Recently, it was a fine sunny morning (around 100 minutes after sunrise) and the sun was briefly behind a small cloud. Near the sun was one of those wispy clouds one sometimes sees (possibly Cirrus clouds?), at the very top of which I suddenly saw a very bright 'band' of rainbow (wider in the red to violet direction than a normal rainbow, and spanning the width of the cloud) and perhaps 15 or so degrees away from the sun. I unfortunately did not have a camera so my appalling paint drawing will have to suffice (the lines are the cloud, and the band is the approximate size of the band of rainbow; the omelette is the sun behind a cloud). It was very bright at first and surprisingly vivid (all colours red through violet), but faded within about 20 seconds from when I saw it; it was one of the most remarkable things I have ever seen: a bright rainbow band in a small cloud near the sun. My question is: I know about iridescent clouds, and circumhorizontal arcs, but does anyone know what this would be since it was a band of wide rainbow spanning the width of the cloud, so near the sun?

enter image description here

Edit: From what's been said, I think what I saw was likely a sun dog, something I've been waiting years to see, and didn't even know it when I saw one! The interesting thing about this one was that it had distinct blue and violet bands in addition to the rest of the spectrum, something I haven't seen in any pictures (although I am aware that cameras don't necessarily capture violet well), and which some sites e.g. here and here appear to imply is not a feature of most sundogs, with a blue-white tail instead being typical. I wonder if anyone could explain what might make one more distinct. Perhaps increased stability of the ice crystals might be the answer, or is it more likely that the violet band was not actually as vivid as I remember it to have been?

  • I just came across the answer yesterday, strangely enough:… – Xcheckr Sep 20 '16 at 22:49
  • That link explains the colour formation at that particular angle, which I was aware of. What was actually interesting me was how the violet might appear brighter than usual. The first site mentioned in my edit explains the blue-whiteness as being due to the ice's birefringence, which would mean that should be a constant, so I don't see how that would change; thus I thought stability might be a factor. – Anon Sep 20 '16 at 23:06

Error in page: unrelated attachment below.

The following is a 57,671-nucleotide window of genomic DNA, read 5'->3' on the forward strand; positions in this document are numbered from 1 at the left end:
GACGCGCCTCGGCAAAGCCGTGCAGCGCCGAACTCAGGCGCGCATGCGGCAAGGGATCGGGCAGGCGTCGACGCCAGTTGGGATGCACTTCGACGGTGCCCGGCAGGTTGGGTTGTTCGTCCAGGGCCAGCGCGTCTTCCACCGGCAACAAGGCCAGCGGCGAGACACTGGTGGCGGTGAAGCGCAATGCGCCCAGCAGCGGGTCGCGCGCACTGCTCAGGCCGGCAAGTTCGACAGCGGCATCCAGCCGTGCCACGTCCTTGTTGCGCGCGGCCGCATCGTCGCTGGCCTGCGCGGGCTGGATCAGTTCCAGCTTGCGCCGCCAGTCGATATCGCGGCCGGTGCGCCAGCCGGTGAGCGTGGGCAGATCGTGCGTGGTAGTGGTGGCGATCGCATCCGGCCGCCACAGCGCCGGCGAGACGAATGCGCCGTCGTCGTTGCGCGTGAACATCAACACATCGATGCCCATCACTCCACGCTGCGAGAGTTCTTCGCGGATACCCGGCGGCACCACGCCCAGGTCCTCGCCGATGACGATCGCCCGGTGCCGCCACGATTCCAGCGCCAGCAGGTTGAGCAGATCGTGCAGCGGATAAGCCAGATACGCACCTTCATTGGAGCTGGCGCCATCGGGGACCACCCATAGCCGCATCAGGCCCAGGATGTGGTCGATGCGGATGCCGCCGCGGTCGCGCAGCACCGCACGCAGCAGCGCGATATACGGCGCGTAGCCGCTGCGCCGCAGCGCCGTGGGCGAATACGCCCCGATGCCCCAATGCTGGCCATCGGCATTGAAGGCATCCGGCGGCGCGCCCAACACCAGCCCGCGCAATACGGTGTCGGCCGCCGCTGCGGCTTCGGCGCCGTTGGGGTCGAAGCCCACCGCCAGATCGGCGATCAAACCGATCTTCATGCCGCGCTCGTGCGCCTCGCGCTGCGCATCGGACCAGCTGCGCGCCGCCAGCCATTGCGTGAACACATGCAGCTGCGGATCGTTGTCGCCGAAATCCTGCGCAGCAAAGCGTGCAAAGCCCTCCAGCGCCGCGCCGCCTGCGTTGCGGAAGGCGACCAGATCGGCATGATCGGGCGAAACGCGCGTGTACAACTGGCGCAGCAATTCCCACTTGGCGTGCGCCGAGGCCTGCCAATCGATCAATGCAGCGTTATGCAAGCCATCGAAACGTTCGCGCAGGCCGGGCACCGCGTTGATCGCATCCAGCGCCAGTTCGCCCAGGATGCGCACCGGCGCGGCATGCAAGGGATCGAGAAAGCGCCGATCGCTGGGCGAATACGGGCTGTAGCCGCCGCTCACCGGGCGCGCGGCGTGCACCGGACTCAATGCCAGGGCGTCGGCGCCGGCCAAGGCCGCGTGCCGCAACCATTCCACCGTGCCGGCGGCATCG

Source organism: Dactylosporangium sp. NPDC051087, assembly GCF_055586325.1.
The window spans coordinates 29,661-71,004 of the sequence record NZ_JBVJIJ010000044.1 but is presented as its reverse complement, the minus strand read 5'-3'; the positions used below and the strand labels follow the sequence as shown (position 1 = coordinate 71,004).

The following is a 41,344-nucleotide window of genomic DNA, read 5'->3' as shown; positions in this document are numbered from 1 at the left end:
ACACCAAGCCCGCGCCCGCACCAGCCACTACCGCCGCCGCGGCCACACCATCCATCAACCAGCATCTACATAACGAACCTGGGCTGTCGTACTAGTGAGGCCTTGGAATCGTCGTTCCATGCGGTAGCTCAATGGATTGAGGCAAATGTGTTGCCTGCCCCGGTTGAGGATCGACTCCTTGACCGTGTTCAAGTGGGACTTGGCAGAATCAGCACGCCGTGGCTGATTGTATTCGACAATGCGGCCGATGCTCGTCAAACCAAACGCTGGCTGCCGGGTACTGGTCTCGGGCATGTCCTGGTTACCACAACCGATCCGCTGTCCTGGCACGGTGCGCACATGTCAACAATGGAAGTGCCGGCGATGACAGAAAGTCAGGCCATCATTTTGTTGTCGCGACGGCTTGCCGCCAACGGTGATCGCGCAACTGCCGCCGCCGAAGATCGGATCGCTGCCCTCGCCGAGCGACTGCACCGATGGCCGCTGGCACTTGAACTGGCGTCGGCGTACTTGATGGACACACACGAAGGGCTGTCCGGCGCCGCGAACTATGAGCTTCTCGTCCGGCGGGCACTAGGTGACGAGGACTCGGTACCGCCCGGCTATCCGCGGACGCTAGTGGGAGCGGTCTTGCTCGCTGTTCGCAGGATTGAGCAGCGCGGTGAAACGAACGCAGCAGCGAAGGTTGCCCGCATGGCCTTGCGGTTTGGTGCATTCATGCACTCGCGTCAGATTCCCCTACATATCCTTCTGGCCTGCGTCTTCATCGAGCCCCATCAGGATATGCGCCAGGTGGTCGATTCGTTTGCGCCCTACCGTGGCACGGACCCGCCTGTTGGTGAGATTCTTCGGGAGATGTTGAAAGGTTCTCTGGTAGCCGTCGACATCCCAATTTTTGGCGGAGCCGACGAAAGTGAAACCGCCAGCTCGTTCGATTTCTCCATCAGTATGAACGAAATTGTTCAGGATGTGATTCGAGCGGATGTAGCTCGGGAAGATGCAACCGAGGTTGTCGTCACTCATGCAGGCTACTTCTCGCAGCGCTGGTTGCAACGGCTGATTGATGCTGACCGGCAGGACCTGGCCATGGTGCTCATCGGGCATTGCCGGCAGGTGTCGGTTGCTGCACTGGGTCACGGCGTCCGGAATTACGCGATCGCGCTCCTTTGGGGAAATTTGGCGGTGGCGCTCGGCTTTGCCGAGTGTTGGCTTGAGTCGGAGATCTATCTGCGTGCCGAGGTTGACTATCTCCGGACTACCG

There is a full display of these that can occur. The picture here illustrates one of these enter image description here

The names given to the parts of this are seen below. This is a St. Petersburg display. I first saw one 25 years ago. I shut the hatchback on my car and the circumzenithal arc (see image below), the one at the top arcing away from the sun, was reflected in the hatchback window. I looked up and was rather stunned. I have seen two other such displays and photographed one of them as I was home at the time with a camera. The last one I saw was maybe 7 years ago.

These occur with ice crystals, such as cirrus clouds. The different arcs are due to different paths through hexagonal prism ice crystals. If you are interested you can visit this web page to get more of the atmospheric physics on this. Sundogs are the most common feature to appear. They are common in the early morning. A full display happens on a day with an extremely cold upper atmospheric layer. The three times I have seen these it was actually not that cold near the ground. enter image description here

  • Thanks for the answer; I will wait a bit before nominating a correct answer. That image is truly a feast of halos! Although I'd seen pictures of sundogs like the one in your image, I had no idea that they could look like a piece of rainbow. Frankly I'm still surprised, since none of the pictures I have seen (e.g. Chris's answer) have been as vivid and saturated as the one I saw. It was almost like the circumzenithal arc in your picture, only much wider in the direction of scattering, and horizontal and parallel with the sun. – Anon Sep 20 '16 at 0:33
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    Wow, what an amazing photo! – rob Sep 20 '16 at 2:51
  • Is it possible for this kind of thing to happen with the moon? – Dawood ibn Kareem Sep 20 '16 at 9:01